Music affects concentration in men more than women

New research suggests that background music has a greater impact on men’s ability to concentrate than women.

Woman listens to music
A woman listens to music. Image credit: Wikimedia Commons

Imperial College and the Royal College of Music tested 350 participants who played the board game Operation, in which players have to try and extract a piece using tweezers without setting off a buzzer. They tested players when they listened to a piece of rock music by AC/DC, a classical work by Mozart and background noise of an operating theatre.

Rock music had an especially detrimental impact on men, while classical music seemed to produce a slight improvement. However, when the preference of certain listeners for classical music was taken into account, no significant difference was found to have occurred when listening to Mozart.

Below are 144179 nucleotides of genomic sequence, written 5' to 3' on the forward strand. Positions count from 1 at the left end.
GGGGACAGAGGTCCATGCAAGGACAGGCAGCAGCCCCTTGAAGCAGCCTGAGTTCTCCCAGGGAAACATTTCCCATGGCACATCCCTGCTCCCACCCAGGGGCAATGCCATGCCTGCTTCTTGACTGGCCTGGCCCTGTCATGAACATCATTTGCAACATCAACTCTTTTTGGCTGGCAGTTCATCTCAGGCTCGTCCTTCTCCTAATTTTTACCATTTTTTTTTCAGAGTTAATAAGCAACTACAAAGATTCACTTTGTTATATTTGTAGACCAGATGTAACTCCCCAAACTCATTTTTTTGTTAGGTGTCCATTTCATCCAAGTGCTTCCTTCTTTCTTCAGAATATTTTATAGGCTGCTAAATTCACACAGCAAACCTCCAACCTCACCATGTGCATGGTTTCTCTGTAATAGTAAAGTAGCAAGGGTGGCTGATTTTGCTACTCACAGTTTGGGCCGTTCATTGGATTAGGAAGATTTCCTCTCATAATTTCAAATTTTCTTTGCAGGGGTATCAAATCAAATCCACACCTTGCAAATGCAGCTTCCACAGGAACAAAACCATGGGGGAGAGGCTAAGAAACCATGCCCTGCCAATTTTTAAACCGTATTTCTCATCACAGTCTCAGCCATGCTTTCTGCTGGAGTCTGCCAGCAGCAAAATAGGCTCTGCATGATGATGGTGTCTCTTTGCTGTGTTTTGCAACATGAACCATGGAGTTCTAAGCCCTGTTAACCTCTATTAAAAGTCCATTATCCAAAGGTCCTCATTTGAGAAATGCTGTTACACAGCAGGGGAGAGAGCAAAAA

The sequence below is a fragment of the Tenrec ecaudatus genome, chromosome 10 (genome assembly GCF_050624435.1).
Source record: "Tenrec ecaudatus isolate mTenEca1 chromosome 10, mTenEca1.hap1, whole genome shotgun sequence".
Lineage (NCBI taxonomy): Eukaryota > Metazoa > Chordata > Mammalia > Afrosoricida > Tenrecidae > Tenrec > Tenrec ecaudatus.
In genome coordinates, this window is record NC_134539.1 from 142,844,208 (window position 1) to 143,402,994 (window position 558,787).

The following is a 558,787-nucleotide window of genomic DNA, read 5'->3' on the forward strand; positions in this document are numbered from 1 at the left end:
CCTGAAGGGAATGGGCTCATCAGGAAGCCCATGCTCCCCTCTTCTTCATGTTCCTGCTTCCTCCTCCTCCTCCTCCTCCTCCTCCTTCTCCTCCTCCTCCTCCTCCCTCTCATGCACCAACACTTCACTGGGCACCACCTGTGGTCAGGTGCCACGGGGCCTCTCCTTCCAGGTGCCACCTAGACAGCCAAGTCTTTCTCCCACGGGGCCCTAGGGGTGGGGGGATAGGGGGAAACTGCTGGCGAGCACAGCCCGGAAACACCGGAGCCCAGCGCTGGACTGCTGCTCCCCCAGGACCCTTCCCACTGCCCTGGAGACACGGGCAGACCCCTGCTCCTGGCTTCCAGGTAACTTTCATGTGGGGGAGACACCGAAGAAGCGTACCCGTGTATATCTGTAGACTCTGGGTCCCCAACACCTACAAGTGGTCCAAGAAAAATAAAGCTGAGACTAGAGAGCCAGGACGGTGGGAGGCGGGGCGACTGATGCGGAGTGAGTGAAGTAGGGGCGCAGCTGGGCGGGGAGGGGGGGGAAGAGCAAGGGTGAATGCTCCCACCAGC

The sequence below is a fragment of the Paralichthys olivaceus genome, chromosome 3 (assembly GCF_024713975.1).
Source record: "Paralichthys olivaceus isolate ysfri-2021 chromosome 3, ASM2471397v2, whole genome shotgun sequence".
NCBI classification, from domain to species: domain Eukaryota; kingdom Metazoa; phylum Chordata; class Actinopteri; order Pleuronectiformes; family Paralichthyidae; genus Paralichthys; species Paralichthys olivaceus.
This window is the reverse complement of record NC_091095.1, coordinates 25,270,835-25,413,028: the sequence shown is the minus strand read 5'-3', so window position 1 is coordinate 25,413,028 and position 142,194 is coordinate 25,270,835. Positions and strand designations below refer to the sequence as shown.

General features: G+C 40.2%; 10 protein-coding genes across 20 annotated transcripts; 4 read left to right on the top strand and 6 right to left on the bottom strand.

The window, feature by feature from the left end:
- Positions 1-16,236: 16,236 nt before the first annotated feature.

“Although this study was clearly tongue-in-cheek, and was all performed in our spare time, it is part of our wider research into the effect of music on performance–particularly in a medical setting such as an operating theatre,” commented lead researcher Dr. Daisy Fancourt.

The results are sure to add fuel to the debate about classical music’s impact on concentration and whether it helps us to work or study.

On a lighter note, female readers will perhaps want to get their rock playlists ready before taking on their male rivals at board games this holiday season.